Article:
DAVENPORT, Iowa — The Scott County District Court held its annual National Adoption Day adoption ceremonies on Saturday, Nov. 6. The court oversaw over a dozen formal adoptions of children from both the foster care system and from international adoptions.
"People often ask me when they find out what I do, what's the funnest part of my job, and it's easy: to preside over adoptions," said 7th District Court Judge Mark Fowler. "The adoptions are just simply awesome. In my mind, if you are adopting someone today, you qualify as a superhero."
A total of 14 kids were formally adopted Saturday morning, with large crowds of extended family and friends coming to watch the proceedings. Fowler said this was the largest group they've ever had.
Members of the local police and fire departments, as well as the Scott and Muscatine County Sheriffs' departments, lined the hallways cheering the families on as they walked to the courtroom. There were even volunteers dressed in inflatable dinosaur and unicorn costumes for the kids, and an adopted celebrity, Superman, made an appearance too.
Fowler emphasized the importance of National Adoption Day.
"National Adoption Day is an opportunity to celebrate adoptions and to raise awareness of those children still waiting in foster care for that day when they finally get placed with their forever family," he said. "We have a need for quality people to be foster parents, and a need for quality people to be adoptive parents."
The Gilpin family has been foster parents for over eight years and have adopted once before. First their daughter, who was their first foster placement, and on Saturday, they added another son to the family.
"We've been doing foster care for lots of children who have gone home to their parents, which is really the goal of foster care, but sometimes it doesn't work out that way," Christina Gilpin said. "We just saw a need. We knew some other families who had been foster parents, and we saw the journey that they went through, and we wanted to be a part of the help in this system to provide kind of a safe place for kids to land."
Her young son has been living with them for two years now, and she said when they were given the opportunity to adopt him, their answer was "yes, of course." Everyone in the immediate Gilpin family, mom, dad, sister and two older brothers were dressed in shirts decorated with a sloth and the words "worth the wait for family ever after."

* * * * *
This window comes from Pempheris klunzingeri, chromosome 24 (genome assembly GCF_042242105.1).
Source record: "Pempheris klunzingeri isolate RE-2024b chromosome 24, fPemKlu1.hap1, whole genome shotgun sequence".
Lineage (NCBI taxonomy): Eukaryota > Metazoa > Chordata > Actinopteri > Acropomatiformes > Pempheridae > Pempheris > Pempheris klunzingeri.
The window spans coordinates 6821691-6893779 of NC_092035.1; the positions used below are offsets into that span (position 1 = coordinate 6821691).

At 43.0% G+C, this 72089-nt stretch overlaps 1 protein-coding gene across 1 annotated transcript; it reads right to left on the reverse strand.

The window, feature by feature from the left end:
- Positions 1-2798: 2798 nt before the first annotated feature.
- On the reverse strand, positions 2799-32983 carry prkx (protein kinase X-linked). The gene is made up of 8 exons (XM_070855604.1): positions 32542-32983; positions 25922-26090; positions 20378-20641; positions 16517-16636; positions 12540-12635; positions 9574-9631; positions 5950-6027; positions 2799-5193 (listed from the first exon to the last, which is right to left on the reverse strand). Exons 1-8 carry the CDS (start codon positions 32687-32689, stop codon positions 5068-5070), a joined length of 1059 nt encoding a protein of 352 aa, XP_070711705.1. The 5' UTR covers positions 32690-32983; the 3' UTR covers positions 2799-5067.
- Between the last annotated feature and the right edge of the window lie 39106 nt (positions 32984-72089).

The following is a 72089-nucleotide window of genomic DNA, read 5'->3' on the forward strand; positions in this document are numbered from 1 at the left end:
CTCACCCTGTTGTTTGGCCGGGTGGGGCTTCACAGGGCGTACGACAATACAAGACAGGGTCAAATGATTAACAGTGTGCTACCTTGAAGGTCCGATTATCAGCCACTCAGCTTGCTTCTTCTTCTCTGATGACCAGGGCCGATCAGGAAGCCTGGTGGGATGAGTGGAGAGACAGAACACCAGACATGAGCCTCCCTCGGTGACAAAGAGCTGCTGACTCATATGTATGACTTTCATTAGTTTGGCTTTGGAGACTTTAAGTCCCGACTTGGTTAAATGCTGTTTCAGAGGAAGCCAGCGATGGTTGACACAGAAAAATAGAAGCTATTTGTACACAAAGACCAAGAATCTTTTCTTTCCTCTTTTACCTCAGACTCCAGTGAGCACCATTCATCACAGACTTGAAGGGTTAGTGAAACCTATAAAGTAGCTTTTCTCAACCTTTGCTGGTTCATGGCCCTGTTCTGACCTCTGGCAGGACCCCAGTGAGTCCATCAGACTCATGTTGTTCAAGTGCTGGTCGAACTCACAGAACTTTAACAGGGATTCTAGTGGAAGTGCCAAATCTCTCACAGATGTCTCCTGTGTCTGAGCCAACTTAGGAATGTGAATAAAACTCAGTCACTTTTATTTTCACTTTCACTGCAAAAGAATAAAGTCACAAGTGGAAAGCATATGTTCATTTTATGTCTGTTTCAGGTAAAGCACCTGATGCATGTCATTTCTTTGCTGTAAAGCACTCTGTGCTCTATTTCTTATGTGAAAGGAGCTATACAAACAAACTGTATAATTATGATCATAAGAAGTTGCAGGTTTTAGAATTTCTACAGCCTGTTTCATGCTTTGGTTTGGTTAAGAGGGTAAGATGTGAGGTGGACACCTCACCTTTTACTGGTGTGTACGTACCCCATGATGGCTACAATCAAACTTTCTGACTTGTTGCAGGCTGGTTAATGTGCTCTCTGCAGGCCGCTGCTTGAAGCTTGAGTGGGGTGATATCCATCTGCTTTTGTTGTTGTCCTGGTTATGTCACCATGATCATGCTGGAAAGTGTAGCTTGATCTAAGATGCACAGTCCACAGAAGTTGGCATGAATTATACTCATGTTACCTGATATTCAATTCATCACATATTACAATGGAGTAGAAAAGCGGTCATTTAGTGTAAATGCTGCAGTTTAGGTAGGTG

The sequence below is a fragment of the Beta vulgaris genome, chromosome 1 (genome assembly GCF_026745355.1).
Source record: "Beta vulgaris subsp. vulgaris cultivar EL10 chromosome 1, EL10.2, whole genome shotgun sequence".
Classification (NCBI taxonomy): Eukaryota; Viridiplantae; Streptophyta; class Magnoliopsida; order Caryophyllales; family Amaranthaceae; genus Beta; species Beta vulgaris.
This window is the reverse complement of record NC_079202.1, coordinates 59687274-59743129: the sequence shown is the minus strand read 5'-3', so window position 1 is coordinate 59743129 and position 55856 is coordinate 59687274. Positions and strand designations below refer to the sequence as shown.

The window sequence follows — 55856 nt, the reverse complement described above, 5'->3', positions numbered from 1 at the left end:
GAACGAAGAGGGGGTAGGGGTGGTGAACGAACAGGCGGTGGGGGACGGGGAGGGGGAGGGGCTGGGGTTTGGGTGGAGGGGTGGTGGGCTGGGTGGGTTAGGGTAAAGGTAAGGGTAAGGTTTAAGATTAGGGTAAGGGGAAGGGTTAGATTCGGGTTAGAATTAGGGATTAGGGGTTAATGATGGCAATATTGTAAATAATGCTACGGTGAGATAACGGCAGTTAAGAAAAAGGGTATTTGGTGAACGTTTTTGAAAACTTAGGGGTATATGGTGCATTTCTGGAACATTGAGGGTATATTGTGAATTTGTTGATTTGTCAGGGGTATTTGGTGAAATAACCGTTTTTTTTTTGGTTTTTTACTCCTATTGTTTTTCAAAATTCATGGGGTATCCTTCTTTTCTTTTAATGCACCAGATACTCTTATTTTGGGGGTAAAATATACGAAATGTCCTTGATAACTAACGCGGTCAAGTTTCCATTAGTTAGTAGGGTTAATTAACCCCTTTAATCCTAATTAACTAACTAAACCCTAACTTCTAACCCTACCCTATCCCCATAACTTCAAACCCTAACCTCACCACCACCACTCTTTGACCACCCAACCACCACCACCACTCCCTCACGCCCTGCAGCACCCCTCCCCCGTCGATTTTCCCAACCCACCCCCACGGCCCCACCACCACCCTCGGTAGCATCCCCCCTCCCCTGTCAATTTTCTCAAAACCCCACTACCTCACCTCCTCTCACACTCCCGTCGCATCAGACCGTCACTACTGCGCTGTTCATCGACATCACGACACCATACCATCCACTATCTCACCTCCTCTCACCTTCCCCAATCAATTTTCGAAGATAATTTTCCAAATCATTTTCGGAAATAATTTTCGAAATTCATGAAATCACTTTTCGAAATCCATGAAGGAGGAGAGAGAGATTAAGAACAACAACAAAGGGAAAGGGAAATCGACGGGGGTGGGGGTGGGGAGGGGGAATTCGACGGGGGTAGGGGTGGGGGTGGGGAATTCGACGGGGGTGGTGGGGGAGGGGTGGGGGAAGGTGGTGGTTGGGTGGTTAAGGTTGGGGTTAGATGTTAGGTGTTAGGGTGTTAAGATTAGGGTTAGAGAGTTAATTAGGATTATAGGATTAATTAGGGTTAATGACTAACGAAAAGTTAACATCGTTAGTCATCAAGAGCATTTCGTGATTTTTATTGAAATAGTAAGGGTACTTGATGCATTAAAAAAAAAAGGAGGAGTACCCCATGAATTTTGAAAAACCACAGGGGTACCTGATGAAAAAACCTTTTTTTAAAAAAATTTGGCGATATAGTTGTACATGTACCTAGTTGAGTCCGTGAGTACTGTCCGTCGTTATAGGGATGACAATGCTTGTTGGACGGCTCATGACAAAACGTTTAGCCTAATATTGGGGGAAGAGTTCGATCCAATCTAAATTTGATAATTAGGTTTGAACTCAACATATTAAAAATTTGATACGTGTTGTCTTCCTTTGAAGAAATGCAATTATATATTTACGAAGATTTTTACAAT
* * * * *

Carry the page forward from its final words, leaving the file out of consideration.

"This is a slow process. It's been kind of a long time, but we're excited to be here now," she said. "A little relief that we're at this point and I know that he gets to stay with us forever. He's been like part of our family, and so our other children really love and adore him as well."
Chief District Court Judge Marlita Greve has presided over adoption cases for several years and shared her own adoption story at this year's ceremony.
"We had our name on several adoption lists because we wanted a family and I couldn't have kids. And one day in May of 1985, we got that phone call that every parent wants to get, 'We have a child for you,'" Greve said. "The final adoption hearing was exciting and special, but it really was just a formality. Rachel became our daughter in our hearts long before she became our daughter legally. And I know the same is true for all of you here today. These children have been your children, and they'll get finalized, legally, today as your child. Having the adoption finalized legally is an important step, because then you can say to the world, this is our daughter, this is my son."
"I urge all citizens to join in the national effort to raise awareness about the importance of adoption," said Davenport Mayor Mike Matson, reading a proclamation from the Davenport City Council. "But as a person, I'm always honored and humbled to be here because I'm an adopted child myself. So in this city, in 1963, that's what happened to me, and I'm so proud and my family and parents are wonderful and it's so cool to see the coming together of wonderful children and families again today."
According to the Adoption and Foster Care Analysis and Reporting System (AFCARS), there are approximately 420,000 children in foster care in the U.S. Since 2018, the Scott County District Court has overseen over 300 adoptions.